PORTLAND, Ore. (KOIN) — As much of the state remains under an emergency declaration due to this week’s high temperatures, potential heat-related deaths continue to rise in Oregon.

On Wednesday, the state medical examiner announced they now believe at least four people have died due to the deadly heat since the start of the week.

“As of July 28, 2022, 2:22 p.m., the Oregon State Medical Examiner’s Office has received report of four suspected heat-related deaths since the beginning of the current heat advisory,” the office stated. “This designation as a heat-related death is preliminary and further investigation may reveal a cause of death that’s unrelated to hyperthermia.”

According to the update, three of the four potential heat-related deaths took place in Multnomah County, with one person reported to have died on Monday, another on the Wednesday, and a third dead Thursday

All three of the deaths in Multnomah County were reported in Portland.

State medical examiners also suspect a person died due to heat-related causes in Umatilla County on July 26th — which equates to one death for each day of the heat wave.

“Don’t consider yourself invincible. If you are not in a place where you can’t get your house below 80 degrees, get to a cooling shelter, call a friend, you don’t have to be stoic,” said Dr. Ann Loeffler, the County’s Acting Health Officer. “This is very serious. And we’re very concerned about the fact that this happens so early in the event.”

As suspected heat deaths climb in Multnomah County, Dr. Loeffler warns the ongoing heat could be particularly dangerous – and even deadly – for those with pre-existing conditions and those without access to air conditioning.

“Our teams did a deep dive analysis after the scores of deaths last year and it was very illustrative about what happened with those folks,” she said.

The spike in potential heat deaths comes roughly one month after Multnomah County Officials held a memorial for the 72 people who died during last year’s heat dome and shared findings from an updated report on the heat deaths.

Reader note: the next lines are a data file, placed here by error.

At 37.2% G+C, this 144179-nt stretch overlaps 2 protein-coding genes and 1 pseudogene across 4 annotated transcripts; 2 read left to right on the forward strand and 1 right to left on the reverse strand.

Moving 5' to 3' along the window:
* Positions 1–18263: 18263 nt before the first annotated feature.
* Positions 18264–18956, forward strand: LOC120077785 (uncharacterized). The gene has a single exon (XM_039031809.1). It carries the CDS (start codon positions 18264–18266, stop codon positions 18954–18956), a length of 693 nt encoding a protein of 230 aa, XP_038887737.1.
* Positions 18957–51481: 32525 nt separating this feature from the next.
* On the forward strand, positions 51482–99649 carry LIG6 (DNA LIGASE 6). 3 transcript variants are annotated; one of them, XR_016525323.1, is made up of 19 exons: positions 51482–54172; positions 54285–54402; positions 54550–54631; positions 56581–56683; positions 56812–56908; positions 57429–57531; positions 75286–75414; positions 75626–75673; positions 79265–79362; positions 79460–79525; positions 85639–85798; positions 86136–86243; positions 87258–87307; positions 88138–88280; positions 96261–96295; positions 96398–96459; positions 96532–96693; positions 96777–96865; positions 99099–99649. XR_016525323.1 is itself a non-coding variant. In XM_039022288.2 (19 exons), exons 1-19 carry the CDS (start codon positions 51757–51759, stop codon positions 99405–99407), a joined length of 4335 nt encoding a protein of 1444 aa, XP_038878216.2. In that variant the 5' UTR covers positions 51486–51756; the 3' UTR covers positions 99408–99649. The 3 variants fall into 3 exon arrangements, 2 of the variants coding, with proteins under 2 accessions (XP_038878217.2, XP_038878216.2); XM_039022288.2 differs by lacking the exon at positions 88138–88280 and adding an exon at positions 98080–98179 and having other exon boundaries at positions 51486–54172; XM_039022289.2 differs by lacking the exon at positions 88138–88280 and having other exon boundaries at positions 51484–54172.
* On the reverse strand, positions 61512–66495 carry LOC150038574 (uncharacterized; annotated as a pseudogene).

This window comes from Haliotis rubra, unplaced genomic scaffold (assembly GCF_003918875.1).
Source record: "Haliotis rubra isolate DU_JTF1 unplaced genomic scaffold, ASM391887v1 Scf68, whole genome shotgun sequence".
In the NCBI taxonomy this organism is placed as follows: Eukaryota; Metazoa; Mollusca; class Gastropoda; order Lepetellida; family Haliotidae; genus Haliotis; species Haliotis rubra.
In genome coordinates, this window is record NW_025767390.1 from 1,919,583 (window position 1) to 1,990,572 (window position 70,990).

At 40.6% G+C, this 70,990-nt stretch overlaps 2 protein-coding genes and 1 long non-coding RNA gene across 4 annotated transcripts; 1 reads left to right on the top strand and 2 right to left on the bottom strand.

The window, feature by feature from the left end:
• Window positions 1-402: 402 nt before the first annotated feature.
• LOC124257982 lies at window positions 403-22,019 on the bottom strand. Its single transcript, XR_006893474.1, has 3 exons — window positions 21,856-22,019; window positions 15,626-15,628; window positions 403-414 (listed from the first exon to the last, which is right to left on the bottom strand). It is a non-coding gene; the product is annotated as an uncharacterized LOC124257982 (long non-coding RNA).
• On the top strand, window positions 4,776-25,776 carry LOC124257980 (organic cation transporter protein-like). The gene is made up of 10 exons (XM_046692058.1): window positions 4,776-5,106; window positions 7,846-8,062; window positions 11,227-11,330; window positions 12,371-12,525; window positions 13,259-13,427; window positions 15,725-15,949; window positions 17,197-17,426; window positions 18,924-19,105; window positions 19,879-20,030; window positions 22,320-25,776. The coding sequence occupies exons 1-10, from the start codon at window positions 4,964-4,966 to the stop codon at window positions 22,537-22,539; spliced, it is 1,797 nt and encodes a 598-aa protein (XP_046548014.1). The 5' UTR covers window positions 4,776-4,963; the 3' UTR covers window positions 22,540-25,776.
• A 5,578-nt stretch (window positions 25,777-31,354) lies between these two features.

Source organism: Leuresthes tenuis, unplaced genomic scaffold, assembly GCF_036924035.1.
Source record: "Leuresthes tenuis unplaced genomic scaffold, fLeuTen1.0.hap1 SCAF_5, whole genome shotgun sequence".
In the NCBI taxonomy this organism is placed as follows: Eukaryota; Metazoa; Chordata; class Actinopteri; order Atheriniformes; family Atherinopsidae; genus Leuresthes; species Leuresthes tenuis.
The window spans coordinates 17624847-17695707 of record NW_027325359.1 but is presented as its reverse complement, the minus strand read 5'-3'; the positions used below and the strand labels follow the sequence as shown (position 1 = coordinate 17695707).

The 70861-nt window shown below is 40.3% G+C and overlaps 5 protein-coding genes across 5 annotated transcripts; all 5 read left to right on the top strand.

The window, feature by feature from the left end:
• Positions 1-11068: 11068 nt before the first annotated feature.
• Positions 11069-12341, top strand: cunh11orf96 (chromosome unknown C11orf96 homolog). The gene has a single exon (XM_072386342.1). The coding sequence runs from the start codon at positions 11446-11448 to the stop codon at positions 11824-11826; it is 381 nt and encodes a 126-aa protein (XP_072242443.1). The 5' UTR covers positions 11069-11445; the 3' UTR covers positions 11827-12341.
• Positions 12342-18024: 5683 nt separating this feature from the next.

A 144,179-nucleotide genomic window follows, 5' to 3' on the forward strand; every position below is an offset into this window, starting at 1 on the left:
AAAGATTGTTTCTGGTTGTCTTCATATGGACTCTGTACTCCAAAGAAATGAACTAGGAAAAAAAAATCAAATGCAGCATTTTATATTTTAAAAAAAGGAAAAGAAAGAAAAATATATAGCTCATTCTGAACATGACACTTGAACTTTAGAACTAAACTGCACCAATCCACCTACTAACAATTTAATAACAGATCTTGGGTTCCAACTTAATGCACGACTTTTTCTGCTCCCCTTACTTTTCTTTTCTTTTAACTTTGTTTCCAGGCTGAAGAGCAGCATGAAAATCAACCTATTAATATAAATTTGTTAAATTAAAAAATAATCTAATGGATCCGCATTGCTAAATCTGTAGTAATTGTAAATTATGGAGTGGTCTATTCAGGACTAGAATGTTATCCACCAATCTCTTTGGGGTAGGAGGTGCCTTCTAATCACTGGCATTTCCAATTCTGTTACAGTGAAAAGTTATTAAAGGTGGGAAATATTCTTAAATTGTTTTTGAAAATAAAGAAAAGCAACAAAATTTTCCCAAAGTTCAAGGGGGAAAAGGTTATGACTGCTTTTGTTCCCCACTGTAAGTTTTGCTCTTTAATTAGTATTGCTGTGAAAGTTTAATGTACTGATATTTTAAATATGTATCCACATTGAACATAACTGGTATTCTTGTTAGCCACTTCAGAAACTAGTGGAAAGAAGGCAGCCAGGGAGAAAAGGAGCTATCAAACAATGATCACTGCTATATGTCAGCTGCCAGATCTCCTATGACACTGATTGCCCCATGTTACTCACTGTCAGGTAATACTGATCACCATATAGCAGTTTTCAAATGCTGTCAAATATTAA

In the final report Multnomah County said that two-thirds of those who died in the heat wave were men, 79% were seniors 60-and-older, and most people lived alone.

The report also found that 68% of those who died had no air conditioning or just a fan.

“If services had been a little different, we might have been able to get them to a cooling shelter,” Dr. Loeffler said. “Those are the kind of things that we took from that, and tried to learn from, to do a better job for our community and our neighbors.”

While Dr. Loeffler said those lessons were unfortunately learned the hard way, she told KOIN 6 News the county has put forth immense planning, effort and resources to try and ensure the community does not experience a repeat of last year’s deadly summer.

“We have been informed that there have been three potential heat-related deaths and are awaiting for additional information from the Multnomah County medical examiner,” Mayor Ted Wheeler said in a statement. “We are continuing to work closely with our partners at Multnomah County to provide support to Portlanders during this emergency.”

He continued, “I urge those who are impacted by the high temperatures to seek refuge in one of the available cooling shelters and community spaces.”

According to state medical examiners, it could take months for the death investigations to be completed, during which time examiners must rule out all other potential causes of death.

“This designation as a heat-related death is preliminary and further investigation may reveal a cause of death that’s unrelated to hyperthermia,” their office stated. “The final determination of the cause of death may not be known for several months after the death.”

With the heat expected to stretch into the weekend, Dr. Loeffler recommends those without access to air conditioning seek reprieve at one of the county’s local cooling centers.

She also urges people to stay hydrated and out of direct sunlight, while continuing to check on neighbors, loved ones and those most vulnerable.

“If every single person … just thinks about who might be vulnerable, ‘who might be vulnerable in my world? And make that extra step, that would go a long way,” she said.